Born: 18 March, 1945, in Glasgow.
Died: 1 November, 2009, in London, aged 64.
ERIC Woolfson was co-founder, main lyricist and often vocalist of the Alan Parsons Project, a progressive rock band that had huge success from the mid-1970s until they broke up in the late 1980s. After the Glaswegian Woolfson bumped into Londoner Alan Parsons, a top recording engineer at the Beatles' Abbey Road studios, the two decided to form a group that would not be about haircuts or image but would blend their multiple skills in writing, engineering and producing.
Using the word "Project" was their way of saying they were avant-garde artists rather than pop stars and their priority was to create rather than to perform. Woolfson sang lead vocals on many of their tracks, notably Eye in the Sky, Time and Don't Answer Me, but often provided a "demo" vocal for other invited singers to record.
As a writer rather than an extrovert or publicity-seeker, it was, odd though it may seem nowadays, Woolfson who proposed the group be named after his partner, Parsons. After they split up, equally unusually these days, he agreed to let California-based Parsons tour under the name the Alan Parsons Live Project, which the Londoner still does.
In addition to his work on the ten Alan Parsons Project albums, said to have sold no less than 40 million copies, Woolfson wrote five highly successful stage musicals – Freudiana, Gaudi, Gambler, Dancing Shadows and, most recently, POE, based on the works of one of his lifelong heroes, American mystery writer and poet Edgar Allan Poe.
Woolfson also penned songs for artists including Marianne Faithfull, Chris Farlowe, Frank Ifield, the Swinging Blue Jeans and Glasgow's Marmalade. His song Baby Make It Soon was the B-side of Farlowe's biggest hit, Out of Time, both sides produced by Mick Jagger of the Rolling Stones.
Woolfson was also producer for groups including Dave Berry, the Tremeloes and the Equals and managed such artists as Carl Douglas, chart-topper with Kung Fu Fighting in 1974. He helped Parsons produce classic Number One hits by Cockney Rebel (Make Me Smile) and by Edinburgh's own band Pilot (Magic and January), who also, especially Shetlander Ian Bairnson, became major contributors to the Alan Parsons Project recordings.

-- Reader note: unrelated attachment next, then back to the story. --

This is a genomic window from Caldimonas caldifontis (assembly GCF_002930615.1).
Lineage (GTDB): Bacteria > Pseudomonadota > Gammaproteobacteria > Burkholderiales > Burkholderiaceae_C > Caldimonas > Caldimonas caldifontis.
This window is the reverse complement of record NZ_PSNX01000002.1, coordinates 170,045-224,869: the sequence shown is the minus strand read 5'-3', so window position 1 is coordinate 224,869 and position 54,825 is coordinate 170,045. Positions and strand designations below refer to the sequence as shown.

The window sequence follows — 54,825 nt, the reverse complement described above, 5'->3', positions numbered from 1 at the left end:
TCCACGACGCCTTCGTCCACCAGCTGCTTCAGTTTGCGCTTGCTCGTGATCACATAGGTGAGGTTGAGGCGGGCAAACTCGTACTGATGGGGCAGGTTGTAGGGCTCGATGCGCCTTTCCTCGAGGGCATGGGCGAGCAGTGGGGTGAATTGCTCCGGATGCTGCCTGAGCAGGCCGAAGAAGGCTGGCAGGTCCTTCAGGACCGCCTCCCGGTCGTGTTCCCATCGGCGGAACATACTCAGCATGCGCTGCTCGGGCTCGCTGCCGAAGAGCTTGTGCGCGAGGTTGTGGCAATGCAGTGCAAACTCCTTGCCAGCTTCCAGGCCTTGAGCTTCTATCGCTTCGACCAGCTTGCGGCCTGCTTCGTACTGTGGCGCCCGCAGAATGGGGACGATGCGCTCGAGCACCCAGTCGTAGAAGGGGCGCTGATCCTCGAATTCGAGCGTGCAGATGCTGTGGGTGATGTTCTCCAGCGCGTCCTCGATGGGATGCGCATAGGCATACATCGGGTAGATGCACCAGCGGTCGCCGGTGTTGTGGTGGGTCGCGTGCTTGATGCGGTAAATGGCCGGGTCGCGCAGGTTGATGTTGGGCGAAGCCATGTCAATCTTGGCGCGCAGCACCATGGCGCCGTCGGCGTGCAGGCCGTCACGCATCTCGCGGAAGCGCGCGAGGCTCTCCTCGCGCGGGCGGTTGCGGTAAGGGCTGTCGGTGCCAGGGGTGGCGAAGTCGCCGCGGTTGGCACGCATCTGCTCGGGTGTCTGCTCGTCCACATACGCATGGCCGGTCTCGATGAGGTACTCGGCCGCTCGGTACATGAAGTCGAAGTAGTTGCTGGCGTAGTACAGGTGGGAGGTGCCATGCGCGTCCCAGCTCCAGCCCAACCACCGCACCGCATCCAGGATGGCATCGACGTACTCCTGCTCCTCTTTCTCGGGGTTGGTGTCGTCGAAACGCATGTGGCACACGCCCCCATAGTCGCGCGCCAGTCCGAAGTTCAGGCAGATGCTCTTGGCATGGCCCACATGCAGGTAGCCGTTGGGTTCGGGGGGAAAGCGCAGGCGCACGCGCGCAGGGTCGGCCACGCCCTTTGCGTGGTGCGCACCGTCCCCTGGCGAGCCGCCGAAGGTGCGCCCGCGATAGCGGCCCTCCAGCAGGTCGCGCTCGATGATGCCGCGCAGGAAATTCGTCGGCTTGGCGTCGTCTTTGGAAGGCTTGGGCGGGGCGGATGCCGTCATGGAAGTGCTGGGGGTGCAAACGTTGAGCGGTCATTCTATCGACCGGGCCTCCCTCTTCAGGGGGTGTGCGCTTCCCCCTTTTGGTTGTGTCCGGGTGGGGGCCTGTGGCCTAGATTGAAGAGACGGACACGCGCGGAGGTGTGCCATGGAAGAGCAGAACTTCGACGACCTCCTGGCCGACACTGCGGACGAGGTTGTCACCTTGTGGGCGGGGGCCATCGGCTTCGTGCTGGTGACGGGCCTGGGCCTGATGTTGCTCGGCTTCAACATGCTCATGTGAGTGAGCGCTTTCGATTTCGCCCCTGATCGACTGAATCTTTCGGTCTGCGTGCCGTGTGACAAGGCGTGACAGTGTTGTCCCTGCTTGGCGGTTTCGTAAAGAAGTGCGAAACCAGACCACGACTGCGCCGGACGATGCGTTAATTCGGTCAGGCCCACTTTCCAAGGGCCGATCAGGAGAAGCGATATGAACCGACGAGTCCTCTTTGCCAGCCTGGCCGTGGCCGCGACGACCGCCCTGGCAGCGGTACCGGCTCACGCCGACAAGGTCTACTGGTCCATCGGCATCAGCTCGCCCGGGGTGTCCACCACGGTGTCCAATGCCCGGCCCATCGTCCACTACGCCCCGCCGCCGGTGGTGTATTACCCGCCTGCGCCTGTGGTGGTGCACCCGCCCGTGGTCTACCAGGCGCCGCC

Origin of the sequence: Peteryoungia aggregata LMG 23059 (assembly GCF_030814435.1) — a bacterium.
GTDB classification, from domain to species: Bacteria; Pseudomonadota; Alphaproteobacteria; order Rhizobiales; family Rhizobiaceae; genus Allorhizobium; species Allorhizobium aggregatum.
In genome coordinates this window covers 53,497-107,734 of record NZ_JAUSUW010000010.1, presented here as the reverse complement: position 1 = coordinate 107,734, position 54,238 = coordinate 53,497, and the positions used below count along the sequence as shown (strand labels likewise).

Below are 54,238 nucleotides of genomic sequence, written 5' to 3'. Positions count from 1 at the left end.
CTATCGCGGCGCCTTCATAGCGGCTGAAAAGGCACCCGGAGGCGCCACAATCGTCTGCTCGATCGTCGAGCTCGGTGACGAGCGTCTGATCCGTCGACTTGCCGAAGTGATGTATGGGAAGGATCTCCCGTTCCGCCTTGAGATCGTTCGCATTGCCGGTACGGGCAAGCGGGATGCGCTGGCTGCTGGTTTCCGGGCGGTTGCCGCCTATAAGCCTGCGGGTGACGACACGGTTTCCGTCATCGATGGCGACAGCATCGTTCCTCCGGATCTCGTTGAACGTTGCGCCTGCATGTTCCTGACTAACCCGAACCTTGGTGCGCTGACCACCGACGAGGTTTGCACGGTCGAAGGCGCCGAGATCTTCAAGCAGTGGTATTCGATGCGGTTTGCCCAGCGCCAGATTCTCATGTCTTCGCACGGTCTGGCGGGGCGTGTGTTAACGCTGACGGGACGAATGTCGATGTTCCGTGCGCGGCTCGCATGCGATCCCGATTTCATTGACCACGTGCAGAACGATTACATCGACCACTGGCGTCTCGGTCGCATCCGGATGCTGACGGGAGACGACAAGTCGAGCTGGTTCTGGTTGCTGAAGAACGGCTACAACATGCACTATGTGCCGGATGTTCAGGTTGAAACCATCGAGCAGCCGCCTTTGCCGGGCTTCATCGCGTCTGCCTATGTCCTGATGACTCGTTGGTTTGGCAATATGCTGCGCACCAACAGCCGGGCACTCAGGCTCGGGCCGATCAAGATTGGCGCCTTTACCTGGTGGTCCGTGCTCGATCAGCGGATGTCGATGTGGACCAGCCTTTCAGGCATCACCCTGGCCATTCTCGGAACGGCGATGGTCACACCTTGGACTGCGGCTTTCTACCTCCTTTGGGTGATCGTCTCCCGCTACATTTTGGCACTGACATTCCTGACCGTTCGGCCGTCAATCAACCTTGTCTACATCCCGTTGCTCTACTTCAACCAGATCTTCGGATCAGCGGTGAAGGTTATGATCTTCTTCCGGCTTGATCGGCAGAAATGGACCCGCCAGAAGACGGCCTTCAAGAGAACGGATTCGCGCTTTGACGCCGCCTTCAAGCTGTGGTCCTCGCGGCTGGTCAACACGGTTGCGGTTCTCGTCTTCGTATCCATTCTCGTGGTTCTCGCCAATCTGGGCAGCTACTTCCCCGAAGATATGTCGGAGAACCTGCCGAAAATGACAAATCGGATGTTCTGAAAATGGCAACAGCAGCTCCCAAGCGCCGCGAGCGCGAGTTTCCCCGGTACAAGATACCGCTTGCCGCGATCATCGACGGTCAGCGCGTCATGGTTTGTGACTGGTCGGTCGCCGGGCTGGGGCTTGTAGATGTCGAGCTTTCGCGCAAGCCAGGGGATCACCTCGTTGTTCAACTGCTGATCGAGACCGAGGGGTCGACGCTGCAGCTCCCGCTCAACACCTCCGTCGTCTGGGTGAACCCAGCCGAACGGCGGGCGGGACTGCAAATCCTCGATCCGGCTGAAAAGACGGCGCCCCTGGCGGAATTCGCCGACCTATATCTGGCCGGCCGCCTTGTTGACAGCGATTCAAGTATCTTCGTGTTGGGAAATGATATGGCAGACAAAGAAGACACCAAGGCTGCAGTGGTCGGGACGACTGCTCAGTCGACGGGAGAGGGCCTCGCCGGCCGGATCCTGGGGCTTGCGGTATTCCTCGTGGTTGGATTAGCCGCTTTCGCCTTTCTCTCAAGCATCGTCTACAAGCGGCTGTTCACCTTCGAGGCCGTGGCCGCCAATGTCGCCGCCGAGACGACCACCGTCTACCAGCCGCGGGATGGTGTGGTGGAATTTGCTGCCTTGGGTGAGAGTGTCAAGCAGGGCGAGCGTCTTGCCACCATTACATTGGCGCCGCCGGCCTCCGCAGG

Eric Norman Woolfson was born to a Jewish family, close to Charing Cross Station in Glasgow a few months before the end of war in 1945, and brought up in the Pollokshields district of the city. Inspired by a favourite uncle who was a classical pianist, he took up the instrument, soon gave up lessons after getting confused by sharps and flats, but continued to practise himself, by ear. He never learned to read music.
After training as a chartered account, where a boss told him: "You'd be better off as an apprentice in a circus," he headed for the bright lights of London, specifically hanging out on Denmark Street – aka Tin Pan Alley – in the hope of bumping into people in the record business. It worked. He first got work as a session pianist with musicians including Jimmy Page and John Paul Jones, who would go on to greatness with Led Zeppelin. Those gigs brought him to the attention of the Rolling Stones manager and producer Andrew Loog Oldham.
Woolfson recalled being kept waiting for four hours at a scheduled meeting with Oldham, who finally showed up and asked the Scot to play something he'd written himself. After one song, Oldham stood up and said: "You're a f****** genius!" and offered him a publishing contract to write songs for some of the artists mentioned above.
When Woolfson met Parsons in the mid-1970s, the latter was a prodigy in the recording industry. He had worked in the Abbey Road studios as an assistant engineer when he was only 18, had helped put together the Abbey Road album and later engineered Pink Floyd's classic album Dark Side of the Moon. The Londoner and the Glaswegian realised they could combine their talents.
Although a recording engineer, Parsons was known for influencing the content, the music and even the lyrics of some of the artists he was working for. "I remember Alan saying to me, 'If only I didn't have to take the artists' views into account, I could make much better records'," Woolfson recalled.
"This prompted a thought that there was an opportunity here to make records the way Stanley Kubrick or Hitchcock made movies, where the people behind the camera were the important factor, or in this case, the person behind the control desk." And so the Alan Parsons Project was born.
Woolfson's greatest influences had long been not musicians but psychiatrist Sigmund Freud (Woolfson's wife, Hazel, had studied psychology and left Freud's books around their flat), Catalan architect Gaud and, most of all, the American writer Poe. He had become fascinated by Poe after passing his local cinema in Glasgow on his way to school, seeing posters of Poe horror films billed not just as X-certificate for adults but H-certificate for horrific – a marketing ploy.
That fascination led to the subject of the Alan Parsons Project's breakthrough first album, Tales of Mystery and Imagination, in 1976, its lyrics and themes based on Poe's works. It was perhaps too avant-garde to be a massive hit, but it gave the Project cult status that would last for more than a decade.
Woolfson, who concentrated on musicals after splitting with Parsons, returned to the theme with POE, which had its world premire at the Halle Opera House in Germany in August this year to great acclaim. Also this year, Woolfson completed an album of tracks that were never completed by the Alan Parsons Project. It is titled Eric Woolfson sings The Alan Parsons Project That Never Was.
Eric Woolfson, who died of cancer, is survived by his wife, daughters Sally and Loma and three grandchildren.